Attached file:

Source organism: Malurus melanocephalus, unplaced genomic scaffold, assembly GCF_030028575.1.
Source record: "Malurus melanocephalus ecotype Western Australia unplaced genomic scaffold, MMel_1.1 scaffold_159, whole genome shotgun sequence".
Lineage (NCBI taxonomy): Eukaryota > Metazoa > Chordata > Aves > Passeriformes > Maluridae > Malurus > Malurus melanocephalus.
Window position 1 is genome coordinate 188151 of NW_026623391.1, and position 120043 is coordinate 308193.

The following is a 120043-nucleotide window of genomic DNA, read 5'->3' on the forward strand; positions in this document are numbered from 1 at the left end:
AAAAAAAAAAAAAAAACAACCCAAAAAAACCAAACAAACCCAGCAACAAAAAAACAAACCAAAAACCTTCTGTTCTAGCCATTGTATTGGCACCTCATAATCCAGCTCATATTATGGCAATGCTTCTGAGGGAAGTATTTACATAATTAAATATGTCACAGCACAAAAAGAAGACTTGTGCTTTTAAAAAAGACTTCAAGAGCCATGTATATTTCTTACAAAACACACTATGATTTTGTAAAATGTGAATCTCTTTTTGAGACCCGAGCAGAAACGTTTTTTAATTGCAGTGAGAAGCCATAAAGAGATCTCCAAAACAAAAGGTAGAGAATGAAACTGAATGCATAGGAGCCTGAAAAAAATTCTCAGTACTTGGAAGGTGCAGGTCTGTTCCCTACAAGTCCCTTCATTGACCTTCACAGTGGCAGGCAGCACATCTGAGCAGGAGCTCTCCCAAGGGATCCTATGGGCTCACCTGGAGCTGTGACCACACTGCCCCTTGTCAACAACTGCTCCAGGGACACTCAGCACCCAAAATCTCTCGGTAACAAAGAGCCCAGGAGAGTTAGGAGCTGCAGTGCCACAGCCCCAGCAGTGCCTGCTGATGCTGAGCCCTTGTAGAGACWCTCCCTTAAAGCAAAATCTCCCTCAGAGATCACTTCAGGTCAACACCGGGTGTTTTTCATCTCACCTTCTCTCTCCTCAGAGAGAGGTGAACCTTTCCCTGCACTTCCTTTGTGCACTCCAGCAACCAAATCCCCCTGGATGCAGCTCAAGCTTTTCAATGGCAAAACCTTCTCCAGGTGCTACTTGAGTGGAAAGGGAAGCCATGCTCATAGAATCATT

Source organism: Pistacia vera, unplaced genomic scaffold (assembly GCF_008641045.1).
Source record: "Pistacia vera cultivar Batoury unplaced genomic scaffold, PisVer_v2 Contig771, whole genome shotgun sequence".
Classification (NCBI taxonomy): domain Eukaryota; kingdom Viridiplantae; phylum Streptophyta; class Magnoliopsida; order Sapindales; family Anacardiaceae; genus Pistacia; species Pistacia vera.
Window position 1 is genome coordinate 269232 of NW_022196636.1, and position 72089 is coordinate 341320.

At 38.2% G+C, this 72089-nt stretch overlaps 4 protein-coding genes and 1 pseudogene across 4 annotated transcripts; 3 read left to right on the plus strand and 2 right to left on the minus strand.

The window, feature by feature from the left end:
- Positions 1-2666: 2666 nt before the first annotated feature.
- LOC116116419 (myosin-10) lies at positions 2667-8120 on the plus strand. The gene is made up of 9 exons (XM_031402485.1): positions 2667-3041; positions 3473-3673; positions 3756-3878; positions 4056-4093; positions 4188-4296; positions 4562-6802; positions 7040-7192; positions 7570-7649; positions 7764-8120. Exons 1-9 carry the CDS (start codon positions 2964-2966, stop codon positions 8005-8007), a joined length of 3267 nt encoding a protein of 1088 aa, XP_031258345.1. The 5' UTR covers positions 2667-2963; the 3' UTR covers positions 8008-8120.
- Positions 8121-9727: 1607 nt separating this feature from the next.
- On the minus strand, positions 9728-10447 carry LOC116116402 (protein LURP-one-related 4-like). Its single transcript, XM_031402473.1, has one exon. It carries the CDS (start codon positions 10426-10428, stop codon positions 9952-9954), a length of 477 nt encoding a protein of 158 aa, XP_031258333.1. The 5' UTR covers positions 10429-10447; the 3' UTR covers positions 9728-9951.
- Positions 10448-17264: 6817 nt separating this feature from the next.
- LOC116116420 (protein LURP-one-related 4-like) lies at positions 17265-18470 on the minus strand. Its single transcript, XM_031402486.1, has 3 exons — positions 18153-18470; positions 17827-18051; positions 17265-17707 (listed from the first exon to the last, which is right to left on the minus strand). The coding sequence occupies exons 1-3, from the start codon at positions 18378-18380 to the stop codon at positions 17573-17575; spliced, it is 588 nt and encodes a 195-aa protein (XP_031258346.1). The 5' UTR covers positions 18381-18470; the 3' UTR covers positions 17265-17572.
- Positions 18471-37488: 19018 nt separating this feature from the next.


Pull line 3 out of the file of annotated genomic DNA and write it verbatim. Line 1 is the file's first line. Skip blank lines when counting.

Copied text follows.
Lineage (NCBI taxonomy): Eukaryota > Metazoa > Chordata > Aves > Passeriformes > Maluridae > Malurus > Malurus melanocephalus.